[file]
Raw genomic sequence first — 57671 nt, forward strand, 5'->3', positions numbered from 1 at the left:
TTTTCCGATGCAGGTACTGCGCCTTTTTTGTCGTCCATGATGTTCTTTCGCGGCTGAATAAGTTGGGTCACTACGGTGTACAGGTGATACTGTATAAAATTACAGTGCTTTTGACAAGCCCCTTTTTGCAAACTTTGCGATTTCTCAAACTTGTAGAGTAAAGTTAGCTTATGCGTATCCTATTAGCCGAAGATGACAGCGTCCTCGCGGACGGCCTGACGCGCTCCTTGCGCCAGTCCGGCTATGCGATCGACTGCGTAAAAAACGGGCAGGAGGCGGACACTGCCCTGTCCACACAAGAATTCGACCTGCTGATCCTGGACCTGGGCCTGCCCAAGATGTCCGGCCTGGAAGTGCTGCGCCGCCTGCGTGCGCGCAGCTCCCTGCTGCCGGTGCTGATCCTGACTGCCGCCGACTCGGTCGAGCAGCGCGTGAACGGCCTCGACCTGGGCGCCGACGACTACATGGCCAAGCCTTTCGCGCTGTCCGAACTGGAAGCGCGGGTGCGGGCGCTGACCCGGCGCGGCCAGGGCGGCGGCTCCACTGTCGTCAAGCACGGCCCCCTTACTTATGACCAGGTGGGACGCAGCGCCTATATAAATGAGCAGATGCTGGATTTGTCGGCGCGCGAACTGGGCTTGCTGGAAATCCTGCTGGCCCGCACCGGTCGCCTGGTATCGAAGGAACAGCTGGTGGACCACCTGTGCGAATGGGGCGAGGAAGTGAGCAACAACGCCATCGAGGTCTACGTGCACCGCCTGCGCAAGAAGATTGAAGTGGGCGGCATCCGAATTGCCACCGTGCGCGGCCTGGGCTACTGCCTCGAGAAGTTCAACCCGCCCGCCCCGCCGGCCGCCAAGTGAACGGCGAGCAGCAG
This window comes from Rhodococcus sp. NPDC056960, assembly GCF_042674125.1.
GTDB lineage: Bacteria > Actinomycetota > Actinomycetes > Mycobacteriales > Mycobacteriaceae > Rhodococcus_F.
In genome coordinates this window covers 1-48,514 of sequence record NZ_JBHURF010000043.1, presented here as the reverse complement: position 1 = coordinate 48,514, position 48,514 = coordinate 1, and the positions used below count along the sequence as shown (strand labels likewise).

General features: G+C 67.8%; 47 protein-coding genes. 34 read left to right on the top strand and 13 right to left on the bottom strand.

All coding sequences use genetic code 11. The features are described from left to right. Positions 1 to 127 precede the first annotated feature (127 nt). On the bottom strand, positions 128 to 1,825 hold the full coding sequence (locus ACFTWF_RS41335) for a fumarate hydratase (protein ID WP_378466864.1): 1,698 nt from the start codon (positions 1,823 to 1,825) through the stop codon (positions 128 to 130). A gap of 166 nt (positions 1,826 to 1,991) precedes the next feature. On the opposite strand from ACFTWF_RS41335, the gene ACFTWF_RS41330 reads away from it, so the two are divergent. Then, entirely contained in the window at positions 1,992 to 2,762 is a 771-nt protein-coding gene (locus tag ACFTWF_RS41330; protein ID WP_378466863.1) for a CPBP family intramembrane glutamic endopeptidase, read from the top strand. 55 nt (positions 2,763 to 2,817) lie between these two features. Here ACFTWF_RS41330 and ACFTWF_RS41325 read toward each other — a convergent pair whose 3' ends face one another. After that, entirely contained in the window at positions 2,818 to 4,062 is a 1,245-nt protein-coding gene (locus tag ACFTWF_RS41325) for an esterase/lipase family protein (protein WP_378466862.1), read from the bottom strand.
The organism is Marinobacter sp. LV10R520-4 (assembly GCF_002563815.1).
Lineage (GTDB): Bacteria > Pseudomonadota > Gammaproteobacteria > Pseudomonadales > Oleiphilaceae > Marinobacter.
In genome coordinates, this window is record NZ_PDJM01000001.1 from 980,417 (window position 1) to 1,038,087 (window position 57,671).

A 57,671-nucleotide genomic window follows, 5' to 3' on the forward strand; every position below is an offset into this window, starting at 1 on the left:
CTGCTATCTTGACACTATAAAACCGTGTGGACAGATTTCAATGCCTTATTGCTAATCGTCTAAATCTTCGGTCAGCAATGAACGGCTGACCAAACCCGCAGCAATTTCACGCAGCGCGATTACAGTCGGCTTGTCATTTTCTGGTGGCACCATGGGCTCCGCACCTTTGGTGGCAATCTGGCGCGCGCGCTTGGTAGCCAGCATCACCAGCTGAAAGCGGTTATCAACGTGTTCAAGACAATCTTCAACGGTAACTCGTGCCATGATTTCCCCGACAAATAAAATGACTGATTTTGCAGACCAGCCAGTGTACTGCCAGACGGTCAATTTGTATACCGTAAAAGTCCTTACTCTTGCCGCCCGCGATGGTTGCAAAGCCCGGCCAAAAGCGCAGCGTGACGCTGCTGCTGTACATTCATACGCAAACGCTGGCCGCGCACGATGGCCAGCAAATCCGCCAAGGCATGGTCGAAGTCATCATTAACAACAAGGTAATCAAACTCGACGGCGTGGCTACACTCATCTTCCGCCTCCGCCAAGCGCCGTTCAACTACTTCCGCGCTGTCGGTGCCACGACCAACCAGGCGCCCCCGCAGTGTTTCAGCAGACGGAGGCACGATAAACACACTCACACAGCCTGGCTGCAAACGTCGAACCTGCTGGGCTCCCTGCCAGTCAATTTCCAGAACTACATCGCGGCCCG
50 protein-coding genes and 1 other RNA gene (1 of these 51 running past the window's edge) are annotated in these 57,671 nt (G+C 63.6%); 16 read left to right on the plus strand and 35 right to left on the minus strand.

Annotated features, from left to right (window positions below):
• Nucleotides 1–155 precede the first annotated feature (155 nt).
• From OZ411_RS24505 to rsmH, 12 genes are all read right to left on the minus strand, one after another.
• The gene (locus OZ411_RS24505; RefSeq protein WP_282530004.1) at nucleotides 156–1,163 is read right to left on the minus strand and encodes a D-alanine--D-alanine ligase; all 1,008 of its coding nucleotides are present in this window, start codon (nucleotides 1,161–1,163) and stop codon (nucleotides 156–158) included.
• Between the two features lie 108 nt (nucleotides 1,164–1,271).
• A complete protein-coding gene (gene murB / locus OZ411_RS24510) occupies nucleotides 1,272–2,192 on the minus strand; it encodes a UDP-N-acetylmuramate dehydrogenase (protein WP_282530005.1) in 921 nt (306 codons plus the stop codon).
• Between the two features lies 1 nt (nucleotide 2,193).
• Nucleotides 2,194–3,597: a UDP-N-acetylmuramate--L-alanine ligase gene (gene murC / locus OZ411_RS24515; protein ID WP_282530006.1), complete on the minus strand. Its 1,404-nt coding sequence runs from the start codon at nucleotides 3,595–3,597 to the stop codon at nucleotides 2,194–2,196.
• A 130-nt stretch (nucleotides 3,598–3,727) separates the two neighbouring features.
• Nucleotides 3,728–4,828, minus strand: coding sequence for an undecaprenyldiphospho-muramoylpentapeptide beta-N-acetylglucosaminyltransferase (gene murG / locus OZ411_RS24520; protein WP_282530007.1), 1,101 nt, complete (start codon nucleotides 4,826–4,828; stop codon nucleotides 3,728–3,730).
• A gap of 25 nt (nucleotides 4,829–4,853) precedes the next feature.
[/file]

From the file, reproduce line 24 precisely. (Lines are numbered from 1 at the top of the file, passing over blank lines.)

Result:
• A gap of 25 nt (nucleotides 4,829–4,853) precedes the next feature.